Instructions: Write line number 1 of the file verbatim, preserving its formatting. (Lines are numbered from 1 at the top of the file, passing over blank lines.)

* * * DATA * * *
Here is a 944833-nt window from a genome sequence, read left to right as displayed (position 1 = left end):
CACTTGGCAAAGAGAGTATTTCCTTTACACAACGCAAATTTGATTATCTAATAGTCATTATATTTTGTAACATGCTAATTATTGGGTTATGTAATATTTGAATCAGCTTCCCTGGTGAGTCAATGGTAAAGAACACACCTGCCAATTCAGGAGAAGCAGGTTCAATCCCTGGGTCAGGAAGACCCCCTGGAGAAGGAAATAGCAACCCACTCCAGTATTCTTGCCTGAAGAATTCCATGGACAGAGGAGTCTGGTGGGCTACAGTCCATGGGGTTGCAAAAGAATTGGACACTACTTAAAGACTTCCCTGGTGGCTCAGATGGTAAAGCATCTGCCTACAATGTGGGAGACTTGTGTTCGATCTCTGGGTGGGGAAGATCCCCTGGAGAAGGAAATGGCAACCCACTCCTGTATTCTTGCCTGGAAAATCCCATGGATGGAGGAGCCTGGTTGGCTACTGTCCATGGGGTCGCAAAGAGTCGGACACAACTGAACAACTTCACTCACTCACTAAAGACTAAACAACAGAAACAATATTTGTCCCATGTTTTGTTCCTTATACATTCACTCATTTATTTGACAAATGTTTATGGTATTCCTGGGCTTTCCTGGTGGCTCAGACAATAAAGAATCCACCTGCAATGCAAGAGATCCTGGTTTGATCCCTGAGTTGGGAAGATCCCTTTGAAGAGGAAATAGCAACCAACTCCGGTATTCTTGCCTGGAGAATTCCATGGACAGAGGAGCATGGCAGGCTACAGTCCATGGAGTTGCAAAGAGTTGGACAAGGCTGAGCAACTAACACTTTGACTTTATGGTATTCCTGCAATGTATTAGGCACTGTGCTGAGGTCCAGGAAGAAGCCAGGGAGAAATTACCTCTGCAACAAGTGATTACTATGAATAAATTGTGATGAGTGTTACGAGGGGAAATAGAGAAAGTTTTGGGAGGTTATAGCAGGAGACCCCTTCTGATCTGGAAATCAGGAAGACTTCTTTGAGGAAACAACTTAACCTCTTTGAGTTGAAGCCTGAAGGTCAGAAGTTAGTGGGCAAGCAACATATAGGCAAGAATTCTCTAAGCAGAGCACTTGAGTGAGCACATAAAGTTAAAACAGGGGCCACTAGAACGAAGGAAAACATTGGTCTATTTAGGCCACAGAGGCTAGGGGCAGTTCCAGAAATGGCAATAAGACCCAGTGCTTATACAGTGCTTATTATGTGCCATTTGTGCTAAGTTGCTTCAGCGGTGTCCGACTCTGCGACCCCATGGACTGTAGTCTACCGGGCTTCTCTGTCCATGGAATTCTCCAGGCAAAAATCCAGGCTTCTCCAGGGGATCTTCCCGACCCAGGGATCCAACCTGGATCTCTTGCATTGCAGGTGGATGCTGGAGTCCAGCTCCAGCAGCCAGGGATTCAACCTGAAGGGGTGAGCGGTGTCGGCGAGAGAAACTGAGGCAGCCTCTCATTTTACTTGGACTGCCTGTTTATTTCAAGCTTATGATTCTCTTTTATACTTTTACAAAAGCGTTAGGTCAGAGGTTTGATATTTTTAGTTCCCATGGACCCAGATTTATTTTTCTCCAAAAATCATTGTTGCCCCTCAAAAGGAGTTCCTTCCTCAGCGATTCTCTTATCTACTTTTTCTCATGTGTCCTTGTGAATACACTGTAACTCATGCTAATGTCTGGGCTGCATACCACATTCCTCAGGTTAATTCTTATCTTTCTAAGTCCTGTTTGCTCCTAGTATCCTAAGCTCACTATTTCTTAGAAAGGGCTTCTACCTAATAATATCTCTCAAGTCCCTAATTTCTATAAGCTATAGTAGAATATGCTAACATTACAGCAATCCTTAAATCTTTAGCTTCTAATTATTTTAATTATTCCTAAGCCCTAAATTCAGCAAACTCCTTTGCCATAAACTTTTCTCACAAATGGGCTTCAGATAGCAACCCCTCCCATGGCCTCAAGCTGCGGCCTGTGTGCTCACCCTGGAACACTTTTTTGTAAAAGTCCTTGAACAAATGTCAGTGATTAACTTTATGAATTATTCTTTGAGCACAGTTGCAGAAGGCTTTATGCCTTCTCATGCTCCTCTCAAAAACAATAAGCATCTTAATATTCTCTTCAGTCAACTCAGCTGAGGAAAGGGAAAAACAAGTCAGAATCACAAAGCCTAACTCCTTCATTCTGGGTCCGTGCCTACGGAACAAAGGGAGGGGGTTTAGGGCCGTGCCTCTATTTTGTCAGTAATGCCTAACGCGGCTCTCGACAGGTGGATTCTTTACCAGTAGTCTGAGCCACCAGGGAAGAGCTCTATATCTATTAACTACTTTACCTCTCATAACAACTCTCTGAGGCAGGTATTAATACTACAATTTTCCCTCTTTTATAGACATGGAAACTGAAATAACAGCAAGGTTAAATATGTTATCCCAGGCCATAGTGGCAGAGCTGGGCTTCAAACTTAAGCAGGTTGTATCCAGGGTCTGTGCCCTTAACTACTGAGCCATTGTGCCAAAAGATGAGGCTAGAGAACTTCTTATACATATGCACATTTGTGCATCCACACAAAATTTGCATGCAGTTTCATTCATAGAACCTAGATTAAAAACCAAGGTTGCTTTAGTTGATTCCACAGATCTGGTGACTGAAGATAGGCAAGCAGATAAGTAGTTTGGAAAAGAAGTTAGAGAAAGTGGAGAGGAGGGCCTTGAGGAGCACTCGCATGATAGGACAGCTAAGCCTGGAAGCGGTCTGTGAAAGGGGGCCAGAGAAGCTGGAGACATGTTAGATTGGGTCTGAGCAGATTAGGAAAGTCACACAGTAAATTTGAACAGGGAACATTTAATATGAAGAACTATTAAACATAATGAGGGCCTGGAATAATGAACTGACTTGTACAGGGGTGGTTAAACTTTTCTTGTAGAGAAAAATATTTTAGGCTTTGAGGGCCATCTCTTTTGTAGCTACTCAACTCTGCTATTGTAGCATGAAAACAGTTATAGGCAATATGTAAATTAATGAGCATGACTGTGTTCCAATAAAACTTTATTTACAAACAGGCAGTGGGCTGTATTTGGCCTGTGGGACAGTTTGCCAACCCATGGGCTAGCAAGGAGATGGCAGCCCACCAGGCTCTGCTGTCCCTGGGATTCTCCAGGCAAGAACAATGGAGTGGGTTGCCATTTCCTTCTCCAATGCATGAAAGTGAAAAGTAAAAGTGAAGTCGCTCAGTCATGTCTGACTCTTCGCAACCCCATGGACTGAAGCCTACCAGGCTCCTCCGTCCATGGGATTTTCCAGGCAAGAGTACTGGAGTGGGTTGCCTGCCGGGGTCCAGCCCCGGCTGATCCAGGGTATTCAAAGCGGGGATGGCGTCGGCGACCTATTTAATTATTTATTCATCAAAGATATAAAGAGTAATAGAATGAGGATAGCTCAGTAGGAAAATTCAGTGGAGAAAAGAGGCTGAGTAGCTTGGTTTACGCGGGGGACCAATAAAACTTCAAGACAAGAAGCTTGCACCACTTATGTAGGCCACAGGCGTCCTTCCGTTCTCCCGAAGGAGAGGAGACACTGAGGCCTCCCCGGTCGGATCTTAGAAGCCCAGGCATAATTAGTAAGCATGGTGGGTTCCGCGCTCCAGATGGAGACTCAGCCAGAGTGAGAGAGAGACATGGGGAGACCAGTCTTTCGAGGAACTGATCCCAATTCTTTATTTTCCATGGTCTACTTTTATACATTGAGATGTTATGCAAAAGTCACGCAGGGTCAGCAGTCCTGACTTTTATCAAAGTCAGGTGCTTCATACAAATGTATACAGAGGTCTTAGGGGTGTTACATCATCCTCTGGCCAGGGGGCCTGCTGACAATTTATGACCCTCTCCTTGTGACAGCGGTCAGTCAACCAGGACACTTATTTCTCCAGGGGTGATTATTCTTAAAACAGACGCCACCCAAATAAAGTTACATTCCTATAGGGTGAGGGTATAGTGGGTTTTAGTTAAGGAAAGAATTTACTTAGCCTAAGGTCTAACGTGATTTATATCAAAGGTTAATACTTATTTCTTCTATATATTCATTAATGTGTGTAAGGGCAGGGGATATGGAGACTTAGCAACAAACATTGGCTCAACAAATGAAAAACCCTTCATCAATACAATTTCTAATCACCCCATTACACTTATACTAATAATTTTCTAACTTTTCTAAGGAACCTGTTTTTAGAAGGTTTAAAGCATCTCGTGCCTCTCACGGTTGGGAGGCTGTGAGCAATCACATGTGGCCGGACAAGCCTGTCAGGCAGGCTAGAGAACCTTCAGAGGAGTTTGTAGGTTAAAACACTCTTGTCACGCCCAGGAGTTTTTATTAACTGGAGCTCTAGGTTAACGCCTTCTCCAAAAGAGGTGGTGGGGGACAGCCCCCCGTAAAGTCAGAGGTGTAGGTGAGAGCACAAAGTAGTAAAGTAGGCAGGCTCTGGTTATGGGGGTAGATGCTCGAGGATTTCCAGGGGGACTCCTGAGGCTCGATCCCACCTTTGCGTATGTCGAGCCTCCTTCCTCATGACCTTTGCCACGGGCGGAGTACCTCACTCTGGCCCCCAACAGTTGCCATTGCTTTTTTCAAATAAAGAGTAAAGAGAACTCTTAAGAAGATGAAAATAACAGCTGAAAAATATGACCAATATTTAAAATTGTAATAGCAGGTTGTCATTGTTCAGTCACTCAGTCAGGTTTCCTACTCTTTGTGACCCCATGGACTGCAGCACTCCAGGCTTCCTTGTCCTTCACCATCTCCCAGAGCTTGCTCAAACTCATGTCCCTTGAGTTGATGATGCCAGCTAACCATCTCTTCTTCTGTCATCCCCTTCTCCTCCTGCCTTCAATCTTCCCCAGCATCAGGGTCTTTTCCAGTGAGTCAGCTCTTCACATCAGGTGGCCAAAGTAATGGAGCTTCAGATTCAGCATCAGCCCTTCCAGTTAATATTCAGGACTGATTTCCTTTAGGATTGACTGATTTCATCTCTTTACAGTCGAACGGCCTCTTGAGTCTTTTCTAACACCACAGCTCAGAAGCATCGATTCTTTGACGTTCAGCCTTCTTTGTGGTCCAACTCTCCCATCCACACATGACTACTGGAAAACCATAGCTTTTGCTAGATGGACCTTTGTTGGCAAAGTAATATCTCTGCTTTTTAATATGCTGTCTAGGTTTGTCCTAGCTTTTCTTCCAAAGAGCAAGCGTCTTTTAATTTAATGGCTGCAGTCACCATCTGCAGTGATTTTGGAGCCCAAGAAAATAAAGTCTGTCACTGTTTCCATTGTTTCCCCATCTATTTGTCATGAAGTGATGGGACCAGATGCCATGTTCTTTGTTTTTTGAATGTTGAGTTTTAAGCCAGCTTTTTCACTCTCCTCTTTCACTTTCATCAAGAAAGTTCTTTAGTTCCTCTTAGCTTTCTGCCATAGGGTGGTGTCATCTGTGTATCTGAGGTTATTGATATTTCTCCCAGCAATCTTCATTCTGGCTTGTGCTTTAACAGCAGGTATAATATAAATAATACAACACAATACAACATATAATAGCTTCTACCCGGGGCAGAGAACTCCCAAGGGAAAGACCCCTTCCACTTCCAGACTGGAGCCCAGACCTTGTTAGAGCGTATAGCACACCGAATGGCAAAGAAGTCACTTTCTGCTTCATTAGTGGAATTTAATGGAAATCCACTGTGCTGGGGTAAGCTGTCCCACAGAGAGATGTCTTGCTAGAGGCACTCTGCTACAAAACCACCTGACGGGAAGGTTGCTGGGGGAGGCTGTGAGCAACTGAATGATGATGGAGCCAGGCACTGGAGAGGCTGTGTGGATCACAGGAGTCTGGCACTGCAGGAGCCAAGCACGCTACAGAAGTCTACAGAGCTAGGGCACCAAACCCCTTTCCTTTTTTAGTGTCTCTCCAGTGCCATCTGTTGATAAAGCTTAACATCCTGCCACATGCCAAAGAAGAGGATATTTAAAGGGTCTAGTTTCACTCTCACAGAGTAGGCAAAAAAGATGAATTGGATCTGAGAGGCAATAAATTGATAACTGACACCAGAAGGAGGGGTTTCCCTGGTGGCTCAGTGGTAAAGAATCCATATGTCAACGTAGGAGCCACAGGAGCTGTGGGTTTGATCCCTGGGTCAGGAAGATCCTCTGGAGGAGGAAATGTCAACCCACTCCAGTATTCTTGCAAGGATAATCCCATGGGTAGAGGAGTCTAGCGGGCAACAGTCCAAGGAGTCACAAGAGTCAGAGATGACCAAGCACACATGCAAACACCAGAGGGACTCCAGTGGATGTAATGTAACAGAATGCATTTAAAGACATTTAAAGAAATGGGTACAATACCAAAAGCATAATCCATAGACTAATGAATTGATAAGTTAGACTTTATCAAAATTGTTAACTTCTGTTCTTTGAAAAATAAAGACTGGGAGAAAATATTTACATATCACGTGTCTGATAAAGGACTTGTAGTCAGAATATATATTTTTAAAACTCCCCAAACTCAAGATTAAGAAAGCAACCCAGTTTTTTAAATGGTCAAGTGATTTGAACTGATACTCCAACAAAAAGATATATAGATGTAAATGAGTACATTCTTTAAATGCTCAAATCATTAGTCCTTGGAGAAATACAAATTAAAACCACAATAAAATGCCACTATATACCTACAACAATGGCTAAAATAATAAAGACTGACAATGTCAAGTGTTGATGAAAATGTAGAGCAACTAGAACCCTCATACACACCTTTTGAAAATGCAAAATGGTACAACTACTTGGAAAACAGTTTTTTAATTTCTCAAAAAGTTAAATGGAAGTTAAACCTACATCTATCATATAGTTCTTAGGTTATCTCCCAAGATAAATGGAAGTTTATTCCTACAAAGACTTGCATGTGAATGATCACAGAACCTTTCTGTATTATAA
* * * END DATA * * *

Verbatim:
Here is a 944833-nt window from a genome sequence, read left to right as displayed (position 1 = left end):